March 27, 2014

Why won’t companies hire veterans?

The veteran unemployment rate is staggering. Research shows the unemployment rate for veterans of the Second Gulf War is 16 percent. For veterans under 25, it’s a shocking 20 percent. These statistics don’t just include veterans currently looking for work. They include those who tried to find work after leaving the service but couldn’t, either because of problems or because they didn’t know what resources were available. They have either left the job market or work day labor jobs. The government calls this group the “discouraged workforce.” The unemployment rate also includes members of the National Guard of Reserves. Even though they are technically “working”, they are unable to work the civilian jobs they need to because they face constant deployment. What other barriers keep veterans from transitioning smoothly from military service to civilian jobs? Perhaps the most common one is the fact that veterans don’t often know how to translate their military experience into civilian job qualifications. Military lingo or abbreviations don’t make much sense to civilian employers, so they don’t always realize that skills on a veteran’s resume are the skills the employer is looking for! The employer sees the acronyms and assumes the veteran isn’t ready to adapt to civilian life. Sometimes employers fear that all veterans have “emotional baggage” post-service. Adjusting to live after military service is hard for anyone. For some, the struggle is greater as they battle things like Traumatic Brain Injury (TBI), PTSD, drug use and suicidal thoughts. It is estimated that between […]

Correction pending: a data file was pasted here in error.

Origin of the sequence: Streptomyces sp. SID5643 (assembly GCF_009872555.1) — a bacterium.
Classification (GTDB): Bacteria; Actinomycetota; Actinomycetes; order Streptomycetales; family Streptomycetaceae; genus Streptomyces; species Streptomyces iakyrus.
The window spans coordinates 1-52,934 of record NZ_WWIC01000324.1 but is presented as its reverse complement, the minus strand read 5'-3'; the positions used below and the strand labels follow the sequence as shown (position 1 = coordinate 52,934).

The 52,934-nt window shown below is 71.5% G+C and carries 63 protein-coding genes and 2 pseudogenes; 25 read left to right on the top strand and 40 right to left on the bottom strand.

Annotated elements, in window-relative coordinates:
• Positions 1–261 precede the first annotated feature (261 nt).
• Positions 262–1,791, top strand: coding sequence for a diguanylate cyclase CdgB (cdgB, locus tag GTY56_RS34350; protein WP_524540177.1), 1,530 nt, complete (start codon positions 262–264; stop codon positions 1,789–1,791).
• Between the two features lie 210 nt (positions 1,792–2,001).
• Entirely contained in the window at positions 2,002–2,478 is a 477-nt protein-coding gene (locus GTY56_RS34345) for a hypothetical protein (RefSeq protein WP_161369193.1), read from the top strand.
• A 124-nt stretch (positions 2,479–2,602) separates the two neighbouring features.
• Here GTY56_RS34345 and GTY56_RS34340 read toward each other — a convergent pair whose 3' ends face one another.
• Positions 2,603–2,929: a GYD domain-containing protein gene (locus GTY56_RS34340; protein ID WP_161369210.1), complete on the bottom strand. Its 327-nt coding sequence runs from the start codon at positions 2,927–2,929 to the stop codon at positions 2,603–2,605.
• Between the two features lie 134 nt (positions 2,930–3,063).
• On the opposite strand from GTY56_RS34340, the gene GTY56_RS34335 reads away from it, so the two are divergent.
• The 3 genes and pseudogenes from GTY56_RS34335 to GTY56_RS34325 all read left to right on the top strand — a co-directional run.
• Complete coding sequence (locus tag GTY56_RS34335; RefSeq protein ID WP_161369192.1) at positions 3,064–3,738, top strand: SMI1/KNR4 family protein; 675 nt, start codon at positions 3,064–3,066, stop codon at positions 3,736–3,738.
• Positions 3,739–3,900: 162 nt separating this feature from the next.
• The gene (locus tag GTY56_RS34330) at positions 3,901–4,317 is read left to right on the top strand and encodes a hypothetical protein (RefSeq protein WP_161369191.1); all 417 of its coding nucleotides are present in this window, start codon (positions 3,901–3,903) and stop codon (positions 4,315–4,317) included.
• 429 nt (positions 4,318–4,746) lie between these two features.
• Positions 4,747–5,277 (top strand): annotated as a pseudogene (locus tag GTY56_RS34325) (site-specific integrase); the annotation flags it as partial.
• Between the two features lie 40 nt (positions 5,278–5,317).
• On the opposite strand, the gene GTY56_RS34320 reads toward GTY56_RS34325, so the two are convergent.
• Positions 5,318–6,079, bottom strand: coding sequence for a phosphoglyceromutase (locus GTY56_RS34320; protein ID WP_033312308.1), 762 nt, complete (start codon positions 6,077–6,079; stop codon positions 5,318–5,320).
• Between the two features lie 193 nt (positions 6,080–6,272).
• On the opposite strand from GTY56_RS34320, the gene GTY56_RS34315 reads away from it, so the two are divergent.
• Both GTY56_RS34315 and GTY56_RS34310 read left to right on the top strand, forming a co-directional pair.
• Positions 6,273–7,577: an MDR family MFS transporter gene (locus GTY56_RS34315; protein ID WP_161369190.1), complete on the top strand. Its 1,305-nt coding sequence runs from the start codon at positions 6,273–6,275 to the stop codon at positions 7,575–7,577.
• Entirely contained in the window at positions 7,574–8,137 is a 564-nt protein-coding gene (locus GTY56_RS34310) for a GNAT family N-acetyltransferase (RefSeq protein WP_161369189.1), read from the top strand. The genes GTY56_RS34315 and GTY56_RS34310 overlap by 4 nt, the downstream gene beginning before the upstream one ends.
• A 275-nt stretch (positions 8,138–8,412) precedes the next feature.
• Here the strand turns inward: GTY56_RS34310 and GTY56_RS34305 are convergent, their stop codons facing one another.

March 14, 2014

MVRC staff visits Veterans First Foundation

For many veterans and their families, money can be tight. Managing daily living costs can mean buying groceries instead of sturdy shoes or new clothing. Veterans First Foundation, a volunteer-run free clothing store for vets, can help. Last week, MVRC staff members visited the Columbus location to observe the organization’s good work in action. In addition to men’s and women’s clothing for all occasions, vets can take home shoes, household items and even medical equipment if they need it. They are given a list of what kinds of items they can take when they arrive. “I feel like they’ve got a gold mine here,” says volunteer Johnny Poynter, referring to the medical equipment. Oftentimes, vets have to wait for medical devices when they go to the VA or a private service provider for help. While they wait, Veterans First Foundation can loan vets the equipment they need free of charge. The store has electric scooters, wheelchairs, medical beds, walkers and crutches in stock. Vets can keep everything except the electric scooters, which Poynter says the store usually loans out for three to six months. The store helps vets on a daily basis, but it’s a growing organization that also needs help. The cost of maintaining the facility and the medical equipment is expensive. According to Poynter, the volunteers have paid for some costs out of their own pockets. However, he has just applied for a grant from the Veterans Support Foundation and he is working on more. “I’m committed to […]